In Moyes, we trust

David Moyes

The Premier League fixtures are out and what have we seen from David Moyes, the new Manchester United manager-successor to Sir Alex Ferguson – yet? That happens only after July 1st, when he officially takes up the reigns but he must be well aware the colossal demands he’s going to face at the beginning of the next season. Starting with away to Swansea and the least wanted first home game against returning Jose Mourinho’s Chelsea followed by a trip to Anfield and an away derby against Manchester City, this isn’t exactly the start David Moyes could have imagined for ‘slow starters’ like Manchester United. Manchester United will be facing a tricky away fixture as their first game for the third consecutive season. So what trick has Moyes got up his sleeve to gain the confidence of United faithful?

There is undoubtedly no question about his managerial skills, loyalty and dedication which have been exhibited in his 11 years at the blue part of Merseyside, but sadly, he may be judged by many on the way he handles his first five demanding fixtures:  Swansea (A), Chelsea (H), Liverpool (A), Crystal Palace (H), Manchester City (A).  United’s 1999 Treble winner, Dwight Yorke says it is vital Moyes gets off to a flier to keep the pressure off being Alex Ferguson’s successor. The former striker said,

“It’s imperative he gets off to a good start so the pressure he already has with being the new United boss doesn’t build. If he can win those three big ones he’s going to be a hero straight away. But it could also go against him. The one thing about being new to a club like United is people will compare you to what has gone before. So the last thing you want to be doing is playing catch up early on.”

How tough will it be for Moyes to come out of being labeled as ‘Ferguson’s successor’ to stamp his identity as the new boss who would now be calling the shots? Let’s rewind back to the era with a similar situation when Sir Matt Busby retired, ending his 24-year reign with similar emotional speeches and a huge sending off. He too wished that ‘it’s time for to make way for a younger man- a track-suited manager’ to take his place, but in actual context Sir Matt never quite left the helm of Manchester United. As general manager, he appointed Wilf McGuinness as his successor, but Sir Matt’s act proved too hard to follow and he himself sacked McGuiness after just 18 months. Frank O’Farrell followed who fared little better, and then in 1972 Tom “the Doc” Docherty took control and gradually lifted the team’s flagging performance as ageing players like Sir Bobby Charlton retired to let in new blood. In reality, there was no managerial stability for almost 15 years until a young Alex Ferguson showed up.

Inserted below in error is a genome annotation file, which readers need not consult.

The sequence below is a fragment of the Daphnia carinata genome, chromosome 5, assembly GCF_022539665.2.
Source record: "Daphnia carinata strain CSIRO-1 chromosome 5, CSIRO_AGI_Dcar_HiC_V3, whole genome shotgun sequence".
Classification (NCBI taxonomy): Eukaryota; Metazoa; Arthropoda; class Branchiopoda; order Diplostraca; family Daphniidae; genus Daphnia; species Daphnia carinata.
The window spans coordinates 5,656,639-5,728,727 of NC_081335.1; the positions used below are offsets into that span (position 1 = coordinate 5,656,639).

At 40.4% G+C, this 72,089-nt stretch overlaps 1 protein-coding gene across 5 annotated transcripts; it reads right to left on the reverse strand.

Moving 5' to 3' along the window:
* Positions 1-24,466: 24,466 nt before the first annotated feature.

One thing is for sure, it is imperative to avoid the circumstances that have occurred in the past. This is where the continued presence of Ferguson at the club as director and ambassador may prove critical. The expectations from Moyes are too high – solving Wayne Rooney’s transfer saga, while some expect him to do what Sir Alex Ferguson never did- bring Cristiano Ronaldo back to Old Trafford. The English crown is always expected to be defended and is the first priority, but in reality David Moyes would be going head to head with some high profile managers – Jose Mourinho and Manuel Pellegrini to name a few. Not only do these managers have the experience of managing top clubs, but also have more than what it takes to be a competing for a winner’s medal till the end of the season. The European football experience is also a problem, but what is life without challenges?

So the odds are highly stacked against him, it’s baptism by fire for Moyes. But as we recollect Sir Alex Ferguson’s glorious words –

“All my staff stood by me, the players stood by me, you stood by me, and your job now is to stand by our new manager.”

With all due respect to beloved Fergie’s words and the faith he has instilled, there would be undoubtedly a lot of belief and trust in David Moyes, albeit with a tinge of nervousness. He may be of the same Glaswegian origin, with the same difficult-to-understand-English Scottish accent, but more importantly, as Manchester United fans would like to believe, also the same flair and urge to carry on the club’s dominance and culture that Sir Alex Ferguson proudly left. Settling into such a huge demanding environment may take time, but the United supporters would be better off realizing that ‘patience’ and not ‘agitation’ against your own manager is going to yield results. So, we shall stand by David Moyes, no matter what!

PS: The title of this article is commonly used by Arsenal supporters to show their trust in Arsene Wenger even after 8 (and counting) trophy-less seasons. Let’s make sure that the United supporters never have to witness such a banner under David Moyes! No offense!

Suraj Bhatia

Electronics and Telecommunication Engineering student. A supporter of the Red half of Manchester. Idolizes Michael Carrick. Loves to pull the strings from midfield. Doesn't plead for glory but for the positive spirit of the game.